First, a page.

Have fun!

  37. … I fail to understand how being gay makes Walt Whitman “forgiveable”. I guess you’re implying that someone around here has said that men are bad? But I guess you think those imaginary people would think gay men are okay because… they like other men? I… really, I’m trying to see the logic here and missing it. Explain, please.

  38. Thanks, Paul Di Filippo!  You’ve just saved me a ton of money!  Not only will I not be purchasing the Mammoth Book of Fail, I now know to stay far away from your books.

  39. I really wonder, as an unperformable thought experiment, whether if the MAMMOTH book had included a token one or two writers of color or female gender, if these writers would have returned their paychecks or even spoken out when the current controversy arose.


    1) The current controversy wouldn’t have arisen. 😉  From what I’ve seen of these controversies in the past, it really only takes 1-2 authors to move a book from “Oh, no, here we go again” into “Well, at least there were some.”

    2) There’s no way to tell a token from non-token unless either a) the editor declares them tokens, or b) they’re clearly manifestly inferior.  I somehow suspect that if Mr. Ashley has the editorial chops to edit a mammoth anthology of anything, he could have found some mind-blowing stories that would not have been tokens.

    In reference to other points made:

    “Family Bias” arguments come, I should warn you, painfully close to “Old Boys’ Network” realities.  To quote Chip Delany: “It is not enough to make non-racist decisions; we have to make anti-racist ones.” I believe that one can generalize to other Xisms as required.

    There are sometimes innocent explanations for such bias, for individuals. There are more or less never innocent explanations for systems — and blaming “the system” in the abstract does nothing to change the individuals who make up the parts of that system.

    I don’t know Mr. Ashley.  It’s very likely that he didn’t make a single consciously biased decision in putting together this anthology. But until it gets pointed out to him, and to the people who read about what he did, that “no conscious bias” means “going along with a biased system”, nothing’s going to change.

     (Oh, and it may well be that people’s self-interests are very much involved here. And you know what? When the system is biased against you, that’s the result you’re going to see.  If only non-involved parties could generate an uproar, well….)

  40. Samantha Henderson // August 4, 2009 at 1:02 pm //

    Paul,  the idea that women get a little sick of male-dominated TOCS (and that POC get a little sick of white-dominated TOCS) because they are jealous is kinda old.  Personally, I don’t write much SF, I’m certainly not known for it, and it’s rather unlikely I’d be asked to contribute to an SF anthology. But I do like to read SF, I especially like good SF short stories, and I like anthologies.  I even like SF stories by men and white people. But it gets simply wearying seeing this over and over again. As a consumer – and when it comes to SF that’s what I am – I am far more likely to put money down for an anthology if I think it has more variety going for it, and when I see women* somewhere in the TOC that’s what I think I ‘m going to get.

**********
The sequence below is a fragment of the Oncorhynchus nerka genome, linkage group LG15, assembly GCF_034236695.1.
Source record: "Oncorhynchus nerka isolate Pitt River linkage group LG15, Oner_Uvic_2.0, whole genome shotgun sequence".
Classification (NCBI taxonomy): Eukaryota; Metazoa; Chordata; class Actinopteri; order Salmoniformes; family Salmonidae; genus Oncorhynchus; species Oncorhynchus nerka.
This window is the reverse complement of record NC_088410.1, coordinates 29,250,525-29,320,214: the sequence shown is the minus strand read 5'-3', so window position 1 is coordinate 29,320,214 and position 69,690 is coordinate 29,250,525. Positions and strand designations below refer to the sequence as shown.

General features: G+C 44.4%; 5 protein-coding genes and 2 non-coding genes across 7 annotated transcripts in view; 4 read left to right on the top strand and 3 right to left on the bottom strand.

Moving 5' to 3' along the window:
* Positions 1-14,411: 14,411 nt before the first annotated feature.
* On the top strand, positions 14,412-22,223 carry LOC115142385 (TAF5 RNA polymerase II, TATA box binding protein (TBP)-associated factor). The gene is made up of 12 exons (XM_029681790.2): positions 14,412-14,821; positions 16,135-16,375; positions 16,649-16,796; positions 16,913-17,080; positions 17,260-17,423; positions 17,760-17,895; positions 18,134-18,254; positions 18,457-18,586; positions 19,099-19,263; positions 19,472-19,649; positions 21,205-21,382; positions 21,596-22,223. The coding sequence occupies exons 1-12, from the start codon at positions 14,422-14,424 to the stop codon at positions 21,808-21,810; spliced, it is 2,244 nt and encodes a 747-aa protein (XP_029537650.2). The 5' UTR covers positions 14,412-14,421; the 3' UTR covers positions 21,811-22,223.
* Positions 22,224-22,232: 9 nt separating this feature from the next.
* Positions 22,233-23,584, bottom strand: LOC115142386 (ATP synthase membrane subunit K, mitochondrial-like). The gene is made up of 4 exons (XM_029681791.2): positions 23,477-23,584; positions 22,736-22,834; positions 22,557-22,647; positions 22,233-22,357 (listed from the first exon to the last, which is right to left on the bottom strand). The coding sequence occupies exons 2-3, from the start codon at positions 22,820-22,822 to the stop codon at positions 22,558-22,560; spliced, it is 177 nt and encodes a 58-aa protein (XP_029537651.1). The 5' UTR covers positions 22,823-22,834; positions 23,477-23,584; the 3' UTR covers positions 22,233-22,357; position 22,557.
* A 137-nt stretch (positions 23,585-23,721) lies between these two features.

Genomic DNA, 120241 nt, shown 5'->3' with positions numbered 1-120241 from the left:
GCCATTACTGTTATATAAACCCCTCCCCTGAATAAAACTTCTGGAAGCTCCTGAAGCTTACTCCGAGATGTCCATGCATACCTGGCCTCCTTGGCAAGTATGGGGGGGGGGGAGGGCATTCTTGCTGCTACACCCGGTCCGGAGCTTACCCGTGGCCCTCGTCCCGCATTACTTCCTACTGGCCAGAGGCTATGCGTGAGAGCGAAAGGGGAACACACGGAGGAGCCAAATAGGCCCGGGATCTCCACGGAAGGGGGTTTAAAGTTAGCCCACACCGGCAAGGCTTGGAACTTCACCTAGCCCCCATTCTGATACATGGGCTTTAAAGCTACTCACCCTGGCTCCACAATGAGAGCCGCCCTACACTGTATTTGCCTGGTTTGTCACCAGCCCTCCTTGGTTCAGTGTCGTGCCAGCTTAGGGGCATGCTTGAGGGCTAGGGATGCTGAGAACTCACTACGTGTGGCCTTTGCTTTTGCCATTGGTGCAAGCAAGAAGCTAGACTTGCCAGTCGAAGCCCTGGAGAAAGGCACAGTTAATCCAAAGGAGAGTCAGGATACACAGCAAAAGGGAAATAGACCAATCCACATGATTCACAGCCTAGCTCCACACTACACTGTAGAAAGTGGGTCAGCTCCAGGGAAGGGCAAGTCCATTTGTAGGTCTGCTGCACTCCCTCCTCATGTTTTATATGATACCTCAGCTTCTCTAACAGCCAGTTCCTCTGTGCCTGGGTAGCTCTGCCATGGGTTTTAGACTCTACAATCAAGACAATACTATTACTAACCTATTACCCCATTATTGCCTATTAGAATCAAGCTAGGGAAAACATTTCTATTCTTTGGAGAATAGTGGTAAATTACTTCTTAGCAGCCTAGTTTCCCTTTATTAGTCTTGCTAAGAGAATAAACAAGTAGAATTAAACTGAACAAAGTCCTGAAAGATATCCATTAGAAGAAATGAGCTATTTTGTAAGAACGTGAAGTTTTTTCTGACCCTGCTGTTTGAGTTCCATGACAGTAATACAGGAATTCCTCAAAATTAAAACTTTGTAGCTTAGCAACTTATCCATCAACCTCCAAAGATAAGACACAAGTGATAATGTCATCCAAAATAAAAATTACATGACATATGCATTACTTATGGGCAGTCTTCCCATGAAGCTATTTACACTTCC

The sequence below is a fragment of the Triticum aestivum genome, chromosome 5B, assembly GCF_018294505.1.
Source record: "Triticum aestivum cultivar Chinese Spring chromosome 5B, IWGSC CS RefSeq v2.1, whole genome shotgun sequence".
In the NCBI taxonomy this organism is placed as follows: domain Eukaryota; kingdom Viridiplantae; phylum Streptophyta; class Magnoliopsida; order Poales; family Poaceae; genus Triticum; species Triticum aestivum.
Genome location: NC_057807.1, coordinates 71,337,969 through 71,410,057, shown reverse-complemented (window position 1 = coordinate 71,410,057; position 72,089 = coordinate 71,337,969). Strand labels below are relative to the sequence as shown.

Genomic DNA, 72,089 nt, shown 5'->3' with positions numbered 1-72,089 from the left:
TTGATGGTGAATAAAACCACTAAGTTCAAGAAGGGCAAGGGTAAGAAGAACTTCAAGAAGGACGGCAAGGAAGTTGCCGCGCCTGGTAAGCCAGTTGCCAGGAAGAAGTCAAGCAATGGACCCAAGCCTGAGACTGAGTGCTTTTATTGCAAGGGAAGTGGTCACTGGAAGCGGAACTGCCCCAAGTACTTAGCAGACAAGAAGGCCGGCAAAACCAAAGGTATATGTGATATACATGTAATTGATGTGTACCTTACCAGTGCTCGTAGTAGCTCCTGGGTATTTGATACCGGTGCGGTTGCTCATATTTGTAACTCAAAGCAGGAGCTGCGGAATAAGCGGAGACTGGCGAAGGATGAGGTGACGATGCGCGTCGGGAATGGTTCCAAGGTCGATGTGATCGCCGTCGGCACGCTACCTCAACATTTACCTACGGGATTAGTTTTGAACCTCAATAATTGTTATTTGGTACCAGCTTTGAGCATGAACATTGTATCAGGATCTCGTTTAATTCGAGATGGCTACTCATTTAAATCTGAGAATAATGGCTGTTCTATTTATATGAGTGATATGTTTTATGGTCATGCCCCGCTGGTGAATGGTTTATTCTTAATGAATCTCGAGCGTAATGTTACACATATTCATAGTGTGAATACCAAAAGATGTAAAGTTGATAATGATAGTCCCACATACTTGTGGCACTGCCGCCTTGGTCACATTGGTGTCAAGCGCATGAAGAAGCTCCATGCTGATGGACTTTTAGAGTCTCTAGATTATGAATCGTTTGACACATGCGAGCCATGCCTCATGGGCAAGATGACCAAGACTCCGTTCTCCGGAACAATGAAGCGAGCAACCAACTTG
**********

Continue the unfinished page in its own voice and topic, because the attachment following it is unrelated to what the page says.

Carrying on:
*POC too, although that’s not as obvious.

  41. Veronica Schanoes // August 4, 2009 at 1:04 pm //

    You see, Tempest, the only possible reason anybody could want to see women in an anthology whose title implies a comprehensive overview of the field could be that that person hates men–that’s the only reason to include women in anything ever, just like the only reason to acknowledge the work of people of color is because one hates whites!  But gay men aren’t real men, so such a person would find Whitman OK.  

    There’s a level of misogyny/homophobia there that boggles the mind.

  42. Paul Di Filippo // August 4, 2009 at 1:09 pm //

    Tempest–why my reference to Walt Whitman and his sexuality, as if someone in these comments had derided all men with a prejudice-sodden paintbrush?


    To quote you from half-an-hour prior:


    Dear Paul Di Filippo,

    What the hell is wrong with you? I mean, I feel I could answer that question on my own (you’re a man,



    If you really can’t recall your own remarks for longer than half an hour, it should tell you something about how your passions are distorting your logic.

  43. Veronica Schanoes // August 4, 2009 at 1:12 pm //

    I believe the entire quotation is “you’re a man, you write SF, you have a vested interest in status quo and keeping things the way they are: to your benefit.”  You’ll note that the group being tarred here is male SF-writers who want to maintain their undeserved privilege over other groups.”  Thus this is a group Walt Whitman would have almost nothing in common with.